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Dog Upset Stomach After Vaccine

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Dog with Stomach Problems After Vaccine

Why Does My Dog Have Upset Stomach After His Vaccination?

If your puppy or dog is vomiting after he received his shots, you are right to be concerned. Vaccinations can cause many sorts of problems, and vomiting is often something to pay attention to if it happens shortly after the shots.

While usually most severe vaccine reactions happen within 10 minutes, not all dogs follow the rules and some may even develop them within 4 to 6 hours.

Dog Vomiting After Vaccines, What to Do?

If your dog develops upset stomach after vaccine under the form of vomiting or diarrhea, or if your dog develops other symptoms such as presence of hives on face, head and ears, difficulty breathing or seizures, you should see your vet.

Based on your dog's symptoms, your vet may ask you to bring your dog in immediately or he may decide it's safe to keep your dog home and monitor him for the rest of the day, reporting any changes immediately.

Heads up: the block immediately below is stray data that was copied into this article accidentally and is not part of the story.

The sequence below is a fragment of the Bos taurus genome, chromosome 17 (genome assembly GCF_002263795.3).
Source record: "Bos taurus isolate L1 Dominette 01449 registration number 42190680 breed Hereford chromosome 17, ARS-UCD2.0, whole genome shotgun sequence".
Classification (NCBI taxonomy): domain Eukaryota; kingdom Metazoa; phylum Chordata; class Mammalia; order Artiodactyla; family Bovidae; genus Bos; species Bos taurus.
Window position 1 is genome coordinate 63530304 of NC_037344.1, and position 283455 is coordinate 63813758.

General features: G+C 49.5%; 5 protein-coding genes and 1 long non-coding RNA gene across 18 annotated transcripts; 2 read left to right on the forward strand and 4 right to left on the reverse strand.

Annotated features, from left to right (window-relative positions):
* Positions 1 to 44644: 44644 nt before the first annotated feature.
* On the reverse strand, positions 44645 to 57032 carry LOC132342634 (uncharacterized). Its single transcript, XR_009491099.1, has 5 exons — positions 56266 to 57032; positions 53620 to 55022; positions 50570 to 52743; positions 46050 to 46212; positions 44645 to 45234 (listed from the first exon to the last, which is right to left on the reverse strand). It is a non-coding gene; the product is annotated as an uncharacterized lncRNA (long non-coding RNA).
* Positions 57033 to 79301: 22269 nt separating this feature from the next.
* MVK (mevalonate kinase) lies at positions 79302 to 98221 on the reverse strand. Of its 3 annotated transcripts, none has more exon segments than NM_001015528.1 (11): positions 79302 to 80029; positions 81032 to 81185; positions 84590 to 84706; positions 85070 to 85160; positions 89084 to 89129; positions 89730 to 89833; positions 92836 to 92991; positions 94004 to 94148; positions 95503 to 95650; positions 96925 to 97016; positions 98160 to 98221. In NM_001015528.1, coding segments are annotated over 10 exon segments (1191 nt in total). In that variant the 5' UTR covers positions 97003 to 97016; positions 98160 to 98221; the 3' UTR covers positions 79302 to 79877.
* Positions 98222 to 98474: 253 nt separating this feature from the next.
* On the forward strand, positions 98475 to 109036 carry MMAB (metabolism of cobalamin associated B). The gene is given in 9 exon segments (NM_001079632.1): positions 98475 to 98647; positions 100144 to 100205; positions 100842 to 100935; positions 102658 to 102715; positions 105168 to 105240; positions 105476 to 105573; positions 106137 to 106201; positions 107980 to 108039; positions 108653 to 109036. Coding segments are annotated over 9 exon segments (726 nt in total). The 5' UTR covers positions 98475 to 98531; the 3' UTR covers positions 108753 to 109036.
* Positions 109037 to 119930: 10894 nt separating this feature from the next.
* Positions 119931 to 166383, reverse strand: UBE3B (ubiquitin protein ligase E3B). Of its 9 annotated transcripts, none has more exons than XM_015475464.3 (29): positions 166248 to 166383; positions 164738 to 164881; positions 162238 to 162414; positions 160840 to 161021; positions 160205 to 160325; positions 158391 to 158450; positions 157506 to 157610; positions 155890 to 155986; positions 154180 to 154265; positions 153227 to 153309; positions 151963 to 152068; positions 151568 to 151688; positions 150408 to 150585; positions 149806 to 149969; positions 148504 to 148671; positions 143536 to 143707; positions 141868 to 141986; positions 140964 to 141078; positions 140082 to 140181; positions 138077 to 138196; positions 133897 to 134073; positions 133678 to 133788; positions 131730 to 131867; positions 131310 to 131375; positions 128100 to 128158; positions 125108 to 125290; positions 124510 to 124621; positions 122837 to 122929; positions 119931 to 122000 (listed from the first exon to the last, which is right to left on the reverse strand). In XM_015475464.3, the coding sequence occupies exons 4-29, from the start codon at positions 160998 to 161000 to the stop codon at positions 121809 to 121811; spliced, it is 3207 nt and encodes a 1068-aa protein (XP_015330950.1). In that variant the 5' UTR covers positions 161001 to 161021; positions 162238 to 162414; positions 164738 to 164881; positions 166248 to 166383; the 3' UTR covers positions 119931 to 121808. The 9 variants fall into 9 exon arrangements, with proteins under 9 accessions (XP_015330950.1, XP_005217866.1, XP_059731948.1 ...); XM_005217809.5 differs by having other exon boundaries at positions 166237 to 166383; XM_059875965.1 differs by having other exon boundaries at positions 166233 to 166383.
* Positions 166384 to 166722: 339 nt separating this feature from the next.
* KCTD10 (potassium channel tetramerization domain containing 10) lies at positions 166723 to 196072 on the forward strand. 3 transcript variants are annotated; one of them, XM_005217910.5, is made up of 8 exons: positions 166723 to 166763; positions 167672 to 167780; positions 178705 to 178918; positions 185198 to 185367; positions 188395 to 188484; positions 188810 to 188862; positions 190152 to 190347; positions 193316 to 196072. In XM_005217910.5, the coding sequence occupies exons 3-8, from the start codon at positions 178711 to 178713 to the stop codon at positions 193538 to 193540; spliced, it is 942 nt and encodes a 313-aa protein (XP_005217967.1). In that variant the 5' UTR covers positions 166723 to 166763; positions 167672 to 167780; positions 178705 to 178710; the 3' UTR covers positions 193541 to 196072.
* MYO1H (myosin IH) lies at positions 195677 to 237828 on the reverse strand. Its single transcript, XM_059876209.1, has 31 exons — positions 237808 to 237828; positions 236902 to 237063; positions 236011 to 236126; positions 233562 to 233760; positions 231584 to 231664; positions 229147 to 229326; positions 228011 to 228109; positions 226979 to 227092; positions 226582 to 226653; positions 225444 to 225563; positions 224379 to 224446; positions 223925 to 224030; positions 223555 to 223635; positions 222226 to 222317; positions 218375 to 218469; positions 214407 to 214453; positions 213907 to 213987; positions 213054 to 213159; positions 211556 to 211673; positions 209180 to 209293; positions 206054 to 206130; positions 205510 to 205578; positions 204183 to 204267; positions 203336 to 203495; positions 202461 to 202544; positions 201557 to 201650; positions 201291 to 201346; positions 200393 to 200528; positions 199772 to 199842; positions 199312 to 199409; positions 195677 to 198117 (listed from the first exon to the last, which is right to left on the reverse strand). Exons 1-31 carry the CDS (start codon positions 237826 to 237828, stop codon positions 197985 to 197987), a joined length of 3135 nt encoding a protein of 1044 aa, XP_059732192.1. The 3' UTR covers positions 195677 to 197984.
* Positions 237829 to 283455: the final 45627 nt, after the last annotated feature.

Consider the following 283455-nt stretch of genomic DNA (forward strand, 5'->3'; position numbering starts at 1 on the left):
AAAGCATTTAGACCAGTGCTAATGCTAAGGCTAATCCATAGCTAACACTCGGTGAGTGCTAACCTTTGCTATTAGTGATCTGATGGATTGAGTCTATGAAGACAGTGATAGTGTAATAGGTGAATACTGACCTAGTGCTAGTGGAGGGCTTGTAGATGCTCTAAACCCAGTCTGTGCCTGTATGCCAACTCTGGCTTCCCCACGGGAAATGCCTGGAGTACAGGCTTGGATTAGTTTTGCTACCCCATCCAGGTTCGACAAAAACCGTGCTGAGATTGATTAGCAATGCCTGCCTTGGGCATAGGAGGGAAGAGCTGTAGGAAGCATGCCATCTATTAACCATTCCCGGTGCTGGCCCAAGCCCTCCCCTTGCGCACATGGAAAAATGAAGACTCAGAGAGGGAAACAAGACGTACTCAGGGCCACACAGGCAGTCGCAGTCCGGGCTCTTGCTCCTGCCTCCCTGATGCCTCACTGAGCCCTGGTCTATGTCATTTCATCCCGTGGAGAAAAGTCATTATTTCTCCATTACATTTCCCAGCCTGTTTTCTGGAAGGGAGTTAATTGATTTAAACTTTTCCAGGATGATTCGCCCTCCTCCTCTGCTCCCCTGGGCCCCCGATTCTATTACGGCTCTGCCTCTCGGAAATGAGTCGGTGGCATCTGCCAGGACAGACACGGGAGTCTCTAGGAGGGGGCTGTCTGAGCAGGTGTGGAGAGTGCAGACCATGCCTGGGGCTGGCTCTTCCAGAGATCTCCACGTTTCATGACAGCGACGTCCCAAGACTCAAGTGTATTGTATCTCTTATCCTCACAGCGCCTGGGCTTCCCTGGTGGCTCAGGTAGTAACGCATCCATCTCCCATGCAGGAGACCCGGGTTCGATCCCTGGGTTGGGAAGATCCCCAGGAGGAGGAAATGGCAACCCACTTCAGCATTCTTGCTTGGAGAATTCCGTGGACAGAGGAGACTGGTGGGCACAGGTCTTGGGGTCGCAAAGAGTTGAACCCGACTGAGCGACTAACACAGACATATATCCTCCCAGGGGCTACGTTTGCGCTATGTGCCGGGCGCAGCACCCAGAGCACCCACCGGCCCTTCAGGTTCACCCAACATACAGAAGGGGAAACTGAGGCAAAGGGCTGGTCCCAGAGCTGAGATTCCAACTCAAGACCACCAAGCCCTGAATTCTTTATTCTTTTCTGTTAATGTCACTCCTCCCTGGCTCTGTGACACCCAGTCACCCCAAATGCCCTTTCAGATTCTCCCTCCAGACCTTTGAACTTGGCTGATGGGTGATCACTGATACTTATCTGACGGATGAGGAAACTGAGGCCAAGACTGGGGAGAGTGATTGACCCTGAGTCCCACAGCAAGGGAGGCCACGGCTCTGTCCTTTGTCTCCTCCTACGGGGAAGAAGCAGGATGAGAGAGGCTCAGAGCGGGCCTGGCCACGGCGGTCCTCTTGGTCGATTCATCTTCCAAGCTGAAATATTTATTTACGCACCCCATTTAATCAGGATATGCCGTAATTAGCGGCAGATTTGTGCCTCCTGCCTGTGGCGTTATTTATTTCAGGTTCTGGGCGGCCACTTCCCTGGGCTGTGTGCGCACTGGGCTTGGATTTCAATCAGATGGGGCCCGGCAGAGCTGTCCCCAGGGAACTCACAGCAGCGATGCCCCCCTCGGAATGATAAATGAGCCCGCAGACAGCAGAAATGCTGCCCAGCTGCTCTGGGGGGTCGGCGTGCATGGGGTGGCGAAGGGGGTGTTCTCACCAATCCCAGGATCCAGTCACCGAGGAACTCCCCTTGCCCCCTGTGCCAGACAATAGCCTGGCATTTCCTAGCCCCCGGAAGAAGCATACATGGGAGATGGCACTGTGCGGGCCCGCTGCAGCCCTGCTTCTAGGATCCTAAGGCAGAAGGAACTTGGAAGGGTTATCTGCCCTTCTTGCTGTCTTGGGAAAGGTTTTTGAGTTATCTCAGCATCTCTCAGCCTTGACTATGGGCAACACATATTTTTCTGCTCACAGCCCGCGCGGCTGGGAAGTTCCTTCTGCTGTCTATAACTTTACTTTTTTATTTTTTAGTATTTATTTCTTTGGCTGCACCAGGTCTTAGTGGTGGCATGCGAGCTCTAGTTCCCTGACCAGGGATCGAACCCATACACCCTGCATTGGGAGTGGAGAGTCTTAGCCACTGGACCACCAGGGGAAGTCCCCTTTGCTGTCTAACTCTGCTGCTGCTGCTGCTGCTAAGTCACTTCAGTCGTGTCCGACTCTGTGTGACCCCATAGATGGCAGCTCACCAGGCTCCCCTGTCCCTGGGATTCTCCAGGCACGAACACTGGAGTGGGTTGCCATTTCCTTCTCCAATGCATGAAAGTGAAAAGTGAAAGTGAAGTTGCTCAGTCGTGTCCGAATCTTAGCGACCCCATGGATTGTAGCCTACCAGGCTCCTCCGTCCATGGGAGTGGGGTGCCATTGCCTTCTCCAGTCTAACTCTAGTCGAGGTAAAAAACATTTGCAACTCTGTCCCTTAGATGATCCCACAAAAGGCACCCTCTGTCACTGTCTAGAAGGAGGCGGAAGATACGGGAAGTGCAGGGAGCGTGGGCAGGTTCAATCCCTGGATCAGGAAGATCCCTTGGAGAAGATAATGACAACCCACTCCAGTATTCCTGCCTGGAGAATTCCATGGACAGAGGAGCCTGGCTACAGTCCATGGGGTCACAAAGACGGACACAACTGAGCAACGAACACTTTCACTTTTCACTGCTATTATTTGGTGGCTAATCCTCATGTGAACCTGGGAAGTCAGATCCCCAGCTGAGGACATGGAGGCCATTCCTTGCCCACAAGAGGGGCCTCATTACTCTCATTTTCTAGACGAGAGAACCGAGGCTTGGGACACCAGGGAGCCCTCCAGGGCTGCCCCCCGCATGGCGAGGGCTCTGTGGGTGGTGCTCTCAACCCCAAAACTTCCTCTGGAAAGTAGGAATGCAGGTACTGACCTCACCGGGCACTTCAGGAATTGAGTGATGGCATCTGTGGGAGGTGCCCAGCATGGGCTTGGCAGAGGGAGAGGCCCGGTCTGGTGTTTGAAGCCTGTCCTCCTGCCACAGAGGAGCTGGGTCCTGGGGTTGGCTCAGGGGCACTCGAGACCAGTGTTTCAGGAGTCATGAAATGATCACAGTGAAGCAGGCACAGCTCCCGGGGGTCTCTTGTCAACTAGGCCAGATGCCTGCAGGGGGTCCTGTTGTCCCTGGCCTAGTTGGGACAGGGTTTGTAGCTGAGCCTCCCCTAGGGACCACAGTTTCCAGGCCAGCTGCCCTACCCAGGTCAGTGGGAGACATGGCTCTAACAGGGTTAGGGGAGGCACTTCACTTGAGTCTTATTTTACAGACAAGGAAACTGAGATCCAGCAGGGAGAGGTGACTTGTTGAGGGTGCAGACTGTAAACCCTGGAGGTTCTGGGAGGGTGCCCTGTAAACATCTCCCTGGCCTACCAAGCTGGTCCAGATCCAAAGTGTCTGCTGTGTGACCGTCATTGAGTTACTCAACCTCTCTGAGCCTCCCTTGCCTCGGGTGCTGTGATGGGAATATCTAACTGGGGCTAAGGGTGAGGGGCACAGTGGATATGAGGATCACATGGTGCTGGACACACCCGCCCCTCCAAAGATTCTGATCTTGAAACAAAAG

Generally, if the vomiting is restricted to only one or two episodes, the vet may determine it's only a mild reaction. He may tell you to just monitor your dog. Additionally, your vet may place a note in your dog's chart so next time he's due for the same vaccination, preventive measures can be taken to reduce the chances for another future reaction. 

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[adinserter block="4"]If the vomiting is persistent or continuous though, or accompanied by other symptoms, your vet may tell to you to bring your dog in for supportive treatment.This often involves giving fluids to flush out his system and perhaps some anti-vomiting medication.

While the vaccines are often to blame for vomiting after a vet visit, there may also be other culprits. For instance, the vomiting can be a result of the car drive or stress associated with the vet exam. It could also be the dog received treats while at the vet's office and they didn't agree with the dog's stomach, adds veterinarian Dr. Rebecca Osterfund.

As seen, vomiting can be a concern after vaccinations and it's best to consult with your vet for the best course of action.

Generally though, an episode of vomiting or a soft stool or a low-grade fever aren't much concerning unless the symptoms persist or the dog appears to be really uncomfortable, explains, Bolton Veterinary Hospital in Bolton, Connecticut.

The most serious reactions are those where the dog develops hives, swelling, has trouble breathing, appears agitated and had repeated vomiting and/or diarrhea.

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